Chelsea's Christian Pulisic holds up a trophy while celebrating with teammate
Chelsea’s Christian Pulisic holds up the trophy while joining teammates celebrating their Champions League final win.
(Manu Fernandez / Associated Press)

Sadly Chelsea, the only London club to win the Champions League, was still celebrating its second title in nine seasons when social media once again weighed in in an ugly way, ruining the moment. Sky Sports reported that Manchester City’s Raheem Sterling and Kyle Walker both received monkey emojis on their Instagram pages after the game.

Sterling was targeted for abuse after City’s semifinal win over PSG. Earlier this spring, English soccer teams and players engaged in a social media boycott to protest racist content.

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Disappointment no longer a cruz to bear for Cruz Azul

The seventh time proved the charm for Cruz Azul, which erased a frustrating history of failure in the Liga MX finals Sunday by beating Santos Laguna on aggregate to win its first title in 24 years.

Cruz Azul, which has made heartache a frequent visitor for its long-suffering supporters, had played in the final six times since then, losing each time. Six months ago, they endured a disastrous playoff collapse, blowing a 4-0 lead in their two-leg semifinal with Pumas and getting eliminated on away goals by a score in the penultimate minute of regulation.

As a result, even Mexican president Manuel López Obrador felt compelled to acknowledge Sunday’s cathartic result, tweeting, “Congratulations to Cruz Azul, the spell is over.”

And while Sunday’s victory — which came on a 1-1 home draw that gave Cruz Azul a 2-1 edge in the two-leg series — didn’t completely erase all that frustration, it sure helped. The deciding goal came from Jonathan Rodríguez, who scored six minutes into the second half. But the final 40 minutes were anything but easy with both teams fighting — literally — to the end. Five minutes into stoppage time, a scuffle broke out on the field, leading to cards being issued to players on both sides.

Cruz Azul's goalkeeper Jose Corona, left, and Julio Dominguez lift the trophy
Cruz Azul’s goalkeeper Jose Corona, left, and Julio Dominguez lift the trophy after winning the final Mexican soccer league championship against Santos at Azteca Stadium in Mexico City, Sunday.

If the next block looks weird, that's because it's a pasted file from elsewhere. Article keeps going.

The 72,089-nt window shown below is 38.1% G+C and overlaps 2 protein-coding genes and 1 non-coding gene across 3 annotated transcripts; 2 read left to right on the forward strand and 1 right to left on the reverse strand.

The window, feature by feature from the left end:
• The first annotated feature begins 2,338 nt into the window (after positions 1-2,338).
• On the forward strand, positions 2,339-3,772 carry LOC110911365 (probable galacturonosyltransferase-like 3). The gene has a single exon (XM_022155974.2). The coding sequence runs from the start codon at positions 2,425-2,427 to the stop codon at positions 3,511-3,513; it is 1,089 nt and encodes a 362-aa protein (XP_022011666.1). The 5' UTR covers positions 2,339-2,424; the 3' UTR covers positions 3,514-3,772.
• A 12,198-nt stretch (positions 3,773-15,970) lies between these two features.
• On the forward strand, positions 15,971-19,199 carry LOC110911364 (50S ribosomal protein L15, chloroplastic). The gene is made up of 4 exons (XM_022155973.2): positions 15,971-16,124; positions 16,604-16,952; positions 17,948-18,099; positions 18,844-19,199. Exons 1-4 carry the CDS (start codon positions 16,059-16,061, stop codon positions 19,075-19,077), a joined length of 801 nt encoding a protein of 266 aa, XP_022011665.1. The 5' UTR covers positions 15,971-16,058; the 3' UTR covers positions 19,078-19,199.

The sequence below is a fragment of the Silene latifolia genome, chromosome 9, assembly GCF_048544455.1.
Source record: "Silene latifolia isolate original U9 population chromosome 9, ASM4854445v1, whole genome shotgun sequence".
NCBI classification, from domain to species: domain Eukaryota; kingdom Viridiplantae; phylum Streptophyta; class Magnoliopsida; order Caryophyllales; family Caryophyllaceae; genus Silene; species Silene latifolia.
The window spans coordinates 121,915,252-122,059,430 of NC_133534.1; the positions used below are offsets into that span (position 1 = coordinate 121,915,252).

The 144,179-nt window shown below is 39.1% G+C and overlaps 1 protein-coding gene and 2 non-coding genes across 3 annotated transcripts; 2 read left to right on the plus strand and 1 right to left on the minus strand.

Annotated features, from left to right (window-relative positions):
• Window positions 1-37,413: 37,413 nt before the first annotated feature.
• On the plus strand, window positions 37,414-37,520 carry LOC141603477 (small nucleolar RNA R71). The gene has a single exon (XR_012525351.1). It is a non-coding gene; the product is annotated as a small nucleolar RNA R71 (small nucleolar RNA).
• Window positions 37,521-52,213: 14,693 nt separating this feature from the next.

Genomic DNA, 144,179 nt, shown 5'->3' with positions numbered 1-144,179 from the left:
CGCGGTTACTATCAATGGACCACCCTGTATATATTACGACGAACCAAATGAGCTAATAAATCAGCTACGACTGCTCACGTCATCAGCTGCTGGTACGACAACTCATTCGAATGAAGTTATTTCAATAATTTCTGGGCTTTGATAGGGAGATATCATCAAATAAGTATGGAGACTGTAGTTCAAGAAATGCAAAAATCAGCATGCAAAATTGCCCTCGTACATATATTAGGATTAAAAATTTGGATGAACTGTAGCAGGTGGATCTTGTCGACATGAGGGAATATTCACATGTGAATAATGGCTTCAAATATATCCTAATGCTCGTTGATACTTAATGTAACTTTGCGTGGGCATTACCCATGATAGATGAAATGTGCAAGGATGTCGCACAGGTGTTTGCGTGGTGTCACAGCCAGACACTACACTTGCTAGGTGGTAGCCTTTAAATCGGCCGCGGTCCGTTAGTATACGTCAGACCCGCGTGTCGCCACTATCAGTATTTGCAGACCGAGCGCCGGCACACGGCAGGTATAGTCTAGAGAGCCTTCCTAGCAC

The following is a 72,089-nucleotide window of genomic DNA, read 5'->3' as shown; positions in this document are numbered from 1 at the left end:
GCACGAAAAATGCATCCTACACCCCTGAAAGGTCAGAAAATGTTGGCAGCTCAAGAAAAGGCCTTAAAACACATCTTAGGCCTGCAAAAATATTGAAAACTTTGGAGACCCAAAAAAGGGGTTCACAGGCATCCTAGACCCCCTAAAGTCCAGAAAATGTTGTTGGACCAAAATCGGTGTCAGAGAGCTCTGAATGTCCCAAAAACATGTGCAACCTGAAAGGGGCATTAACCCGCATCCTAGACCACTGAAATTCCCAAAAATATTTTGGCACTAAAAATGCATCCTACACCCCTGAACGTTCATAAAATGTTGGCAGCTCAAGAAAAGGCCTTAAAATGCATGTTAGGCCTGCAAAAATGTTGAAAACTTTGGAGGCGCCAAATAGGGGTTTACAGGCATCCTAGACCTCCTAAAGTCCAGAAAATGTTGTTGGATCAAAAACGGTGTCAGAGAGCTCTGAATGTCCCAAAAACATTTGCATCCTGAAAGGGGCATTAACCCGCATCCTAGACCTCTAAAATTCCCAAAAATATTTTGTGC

(Eduardo Verdugo / Associated Press)

Santos had the ball nearly two-thirds of the game, taking 11 shots; just one was on target. In the opening leg, Santos had 16 shots but put just one on goal.


With the victory, Peruvian Juan Reynoso cemented his place in club history, becoming the first man to win a title for Cruz Azul as both a player and coach. Reynoso, who took over for Robert Siboldi after last year’s playoff collapse, won four trophies as a defender and captain with the team, including the 1997 Invierno title, Cruz Azul’s last in Liga MX.

“I’m grateful for entering the history of this club,” he said.

For goalkeeper Jesus Corona, the title was his first since making his Mexican debut in 2003. Three previous trips to the finals ended in defeat.

“I started trying 18 years ago, 12 years in the team and now at 40, finally, we’ve arrived,” said Cruz Azul’s captain. “It’s been tough, and it was time that we got to enjoy something good. It’s well deserved, and this is for our fans and for all of us that have had to put up with a lot of criticism. That made us stronger.”

Times Mexico City correspondent Kate Linthicum captured the euphoria in CDMX after Cruz Azul ended a historic curse with an elusive title.

LAFC's Diego Palacios and Eddie Segura fight New York City FC's Andres Jasson for the ball
LAFC defender Diego Palacios, left, and defender Eddie Segura, right, battle New York City FC forward Andres Jasson, center, for control of the ball Saturday in Los Angeles.
(Ashley Landis / Associated Press)

LAFC, Galaxy going their separate ways

Few teams in MLS are more in a need of a do-over to the first two months of the season than LAFC, which is off to the worst start in its brief four-year history.


Less than two years removed from a Supporters’ Shield season in which it lost just four times in 34 games while averaging 2½ goals a match, LAFC has lost three times in seven games this season, scoring just more than a goal a game. It will begin the three-week MLS international break two points out of the Western Conference cellar after a 2-1 loss to New York City FC, which finished the game with 10 men.

But the break gives coach Bob Bradley a chance to try to find a solution for his scuffling team before the season starts up again June 19.

“We must continue to get better,” he said. “I’ve said it too many times. I think there’s periods of really good football but moments when we need to raise the level, moments where we need to push teams back a little more.

“We just have to keep working. We’ve got to find a way with each player to push them in training, show them little things that they did on their best days and get as many guys back to top level. And then we’ve got to continue as a group to iron out little things.”

The players are also searching for a solution.

“I don’t think there is one specific answer for, ‘What is the one thing we need to do to get to our best level?’ I just think there’s times where our mentality slips a little bit, our focus slips a little bit,” said forward Corey Baird, who scored the team’s only goal in Saturday’s loss.